NIH Opens Enrollment for Long COVID Clinical Trials
August 31, 2023
As part of its Researching COVID to Enhance Recovery (RECOVER) Initiative, NIH has opened enrollment for clinical trials at sites around the country that will test potential treatments for Long COVID. Treatments include drugs, biologics, medical devices, and other therapies.
What is being tested?
The RECOVER clinical trials will be conducted using “platform protocols,” under which multiple treatments for a single disease can be tested simultaneously. As of August 2023, two protocols are active.
- RECOVER-VITAL will test whether a longer course of Paxlovid, an antiviral drug used to treat acute SARS-CoV-2 infection, is also effective at ridding the body of chronic SARS-CoV-2 infection. Researchers believe that the persistence of the virus in the body may lead to symptoms of Long COVID.
- RECOVER-NEURO will test brain-training and stimulation interventions for brain fog, memory and problem-solving issues, and other cognitive effects of Long COVID. Treatments tested will include web-based brain training and goal management programs and a device used to stimulate brain activity and blood flow.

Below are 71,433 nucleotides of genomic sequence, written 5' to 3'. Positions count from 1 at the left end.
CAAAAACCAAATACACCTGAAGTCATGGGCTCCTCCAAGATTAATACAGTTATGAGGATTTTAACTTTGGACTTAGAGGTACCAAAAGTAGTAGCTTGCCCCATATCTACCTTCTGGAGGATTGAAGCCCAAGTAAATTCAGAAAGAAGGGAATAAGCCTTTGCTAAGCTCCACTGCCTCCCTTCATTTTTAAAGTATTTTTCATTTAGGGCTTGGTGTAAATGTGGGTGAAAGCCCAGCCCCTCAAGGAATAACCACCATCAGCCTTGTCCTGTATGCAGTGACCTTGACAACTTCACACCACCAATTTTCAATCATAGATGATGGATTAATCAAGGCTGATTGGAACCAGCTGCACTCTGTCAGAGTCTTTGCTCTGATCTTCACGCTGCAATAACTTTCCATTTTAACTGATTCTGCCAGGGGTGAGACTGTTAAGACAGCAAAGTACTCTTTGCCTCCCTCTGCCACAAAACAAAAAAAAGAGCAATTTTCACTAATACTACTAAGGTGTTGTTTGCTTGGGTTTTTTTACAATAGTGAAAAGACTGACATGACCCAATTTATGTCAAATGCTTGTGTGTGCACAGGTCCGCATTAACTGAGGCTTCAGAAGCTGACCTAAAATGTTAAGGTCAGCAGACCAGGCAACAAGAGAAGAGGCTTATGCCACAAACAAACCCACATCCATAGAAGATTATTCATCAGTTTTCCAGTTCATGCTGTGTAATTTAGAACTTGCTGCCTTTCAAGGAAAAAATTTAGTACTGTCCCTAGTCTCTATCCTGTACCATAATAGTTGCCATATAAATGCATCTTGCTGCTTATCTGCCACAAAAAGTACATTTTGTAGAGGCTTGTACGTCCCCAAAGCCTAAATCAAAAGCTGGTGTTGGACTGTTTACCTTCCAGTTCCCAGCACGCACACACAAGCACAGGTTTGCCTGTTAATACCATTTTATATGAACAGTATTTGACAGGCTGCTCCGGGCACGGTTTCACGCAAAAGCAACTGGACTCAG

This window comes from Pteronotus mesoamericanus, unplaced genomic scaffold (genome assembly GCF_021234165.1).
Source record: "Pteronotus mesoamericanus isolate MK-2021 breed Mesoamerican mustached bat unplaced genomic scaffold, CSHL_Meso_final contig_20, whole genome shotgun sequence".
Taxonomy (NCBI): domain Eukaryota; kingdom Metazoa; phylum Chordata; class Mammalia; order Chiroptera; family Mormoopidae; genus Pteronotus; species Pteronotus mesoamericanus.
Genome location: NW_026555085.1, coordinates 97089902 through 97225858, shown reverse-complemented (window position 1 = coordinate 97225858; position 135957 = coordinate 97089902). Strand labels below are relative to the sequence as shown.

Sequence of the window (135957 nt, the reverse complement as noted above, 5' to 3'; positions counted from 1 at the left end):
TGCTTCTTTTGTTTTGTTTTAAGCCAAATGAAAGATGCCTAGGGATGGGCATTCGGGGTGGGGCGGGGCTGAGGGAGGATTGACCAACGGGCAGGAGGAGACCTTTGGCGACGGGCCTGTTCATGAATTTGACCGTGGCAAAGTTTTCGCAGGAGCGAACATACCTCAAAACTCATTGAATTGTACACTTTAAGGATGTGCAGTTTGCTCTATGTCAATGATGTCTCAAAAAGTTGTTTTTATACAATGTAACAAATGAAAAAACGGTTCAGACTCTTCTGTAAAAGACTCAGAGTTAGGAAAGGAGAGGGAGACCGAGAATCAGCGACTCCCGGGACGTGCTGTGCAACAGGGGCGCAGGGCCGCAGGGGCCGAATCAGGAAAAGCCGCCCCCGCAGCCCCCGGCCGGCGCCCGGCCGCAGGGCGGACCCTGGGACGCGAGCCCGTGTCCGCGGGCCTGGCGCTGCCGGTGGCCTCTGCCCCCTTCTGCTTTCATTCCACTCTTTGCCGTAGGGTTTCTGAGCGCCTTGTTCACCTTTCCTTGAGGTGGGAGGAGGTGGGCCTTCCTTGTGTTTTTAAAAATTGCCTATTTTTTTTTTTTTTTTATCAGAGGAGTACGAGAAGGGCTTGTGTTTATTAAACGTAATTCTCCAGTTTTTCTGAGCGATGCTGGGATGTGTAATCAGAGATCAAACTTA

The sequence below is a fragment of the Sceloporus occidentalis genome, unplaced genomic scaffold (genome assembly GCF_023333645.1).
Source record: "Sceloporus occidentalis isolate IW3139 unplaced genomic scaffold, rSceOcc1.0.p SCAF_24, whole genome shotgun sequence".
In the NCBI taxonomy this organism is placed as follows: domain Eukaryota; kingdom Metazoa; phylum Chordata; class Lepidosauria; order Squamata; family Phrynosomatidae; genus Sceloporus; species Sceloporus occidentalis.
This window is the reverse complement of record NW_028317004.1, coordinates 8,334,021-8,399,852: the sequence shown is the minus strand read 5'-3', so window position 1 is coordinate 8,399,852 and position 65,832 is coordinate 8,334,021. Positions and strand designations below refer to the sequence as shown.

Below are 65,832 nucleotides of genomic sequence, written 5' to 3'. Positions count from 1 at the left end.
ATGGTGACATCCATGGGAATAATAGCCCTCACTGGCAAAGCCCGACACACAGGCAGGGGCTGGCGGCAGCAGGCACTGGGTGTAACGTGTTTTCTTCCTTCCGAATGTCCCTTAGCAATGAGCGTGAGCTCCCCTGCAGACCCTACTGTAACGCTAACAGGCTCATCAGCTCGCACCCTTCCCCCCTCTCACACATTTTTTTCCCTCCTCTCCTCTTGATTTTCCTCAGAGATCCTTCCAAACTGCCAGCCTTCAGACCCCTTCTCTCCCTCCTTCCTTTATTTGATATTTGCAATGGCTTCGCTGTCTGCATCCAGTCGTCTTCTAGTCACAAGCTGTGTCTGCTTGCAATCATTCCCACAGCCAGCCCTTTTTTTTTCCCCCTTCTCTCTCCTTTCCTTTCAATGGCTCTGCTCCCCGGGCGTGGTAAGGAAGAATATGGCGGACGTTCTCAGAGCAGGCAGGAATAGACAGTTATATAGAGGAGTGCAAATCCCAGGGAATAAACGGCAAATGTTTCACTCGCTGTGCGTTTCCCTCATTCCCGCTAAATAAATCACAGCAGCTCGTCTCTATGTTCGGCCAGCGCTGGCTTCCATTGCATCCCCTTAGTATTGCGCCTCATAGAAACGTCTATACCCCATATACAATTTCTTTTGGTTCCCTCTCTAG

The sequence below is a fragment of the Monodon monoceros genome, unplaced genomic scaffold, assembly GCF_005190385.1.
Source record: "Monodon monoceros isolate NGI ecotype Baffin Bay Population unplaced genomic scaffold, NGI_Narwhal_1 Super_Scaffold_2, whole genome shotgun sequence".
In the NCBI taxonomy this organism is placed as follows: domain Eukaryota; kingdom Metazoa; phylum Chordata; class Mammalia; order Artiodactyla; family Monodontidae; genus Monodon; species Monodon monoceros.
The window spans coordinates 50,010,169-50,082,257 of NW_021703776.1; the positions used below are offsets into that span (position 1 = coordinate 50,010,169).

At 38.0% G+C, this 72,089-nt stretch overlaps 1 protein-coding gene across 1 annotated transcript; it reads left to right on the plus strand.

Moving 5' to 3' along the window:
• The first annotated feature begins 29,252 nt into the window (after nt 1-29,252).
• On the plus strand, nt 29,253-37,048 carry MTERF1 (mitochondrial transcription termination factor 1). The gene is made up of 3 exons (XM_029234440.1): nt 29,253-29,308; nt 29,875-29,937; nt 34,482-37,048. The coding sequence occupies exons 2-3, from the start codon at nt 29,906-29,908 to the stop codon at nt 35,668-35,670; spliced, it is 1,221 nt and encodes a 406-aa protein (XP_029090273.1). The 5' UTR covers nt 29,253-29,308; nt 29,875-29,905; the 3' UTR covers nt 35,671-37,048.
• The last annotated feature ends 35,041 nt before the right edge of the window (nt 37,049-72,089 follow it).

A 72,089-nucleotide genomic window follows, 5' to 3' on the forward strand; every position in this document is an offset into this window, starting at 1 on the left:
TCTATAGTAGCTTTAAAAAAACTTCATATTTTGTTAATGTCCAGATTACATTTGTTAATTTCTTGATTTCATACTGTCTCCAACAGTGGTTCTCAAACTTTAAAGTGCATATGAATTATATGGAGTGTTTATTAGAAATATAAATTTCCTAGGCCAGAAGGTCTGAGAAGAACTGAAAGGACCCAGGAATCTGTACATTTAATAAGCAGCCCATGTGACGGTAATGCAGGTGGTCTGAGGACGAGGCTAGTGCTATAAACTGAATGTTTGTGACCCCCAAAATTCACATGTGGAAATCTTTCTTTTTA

Additional protocols will launch in the coming months.
- RECOVER-SLEEP will study treatments for changes in sleep patterns and the ability to sleep after having COVID-19. Treatments tested will include drugs that promote wakefulness (to treat excessive daytime sleepiness) and other interventions to improve sleep quality.
- RECOVER-AUTONOMIC will study treatments related to symptoms of the autonomic nervous system, which regulates heart rate, breathing, and digestion, among other functions. The first trials will focus on treatments for people who develop postural orthostatic tachycardia syndrome (POTS) following SARS-CoV-2 infection.
A fifth protocol is being developed to study interventions for exercise intolerance and fatigue associated with Long COVID.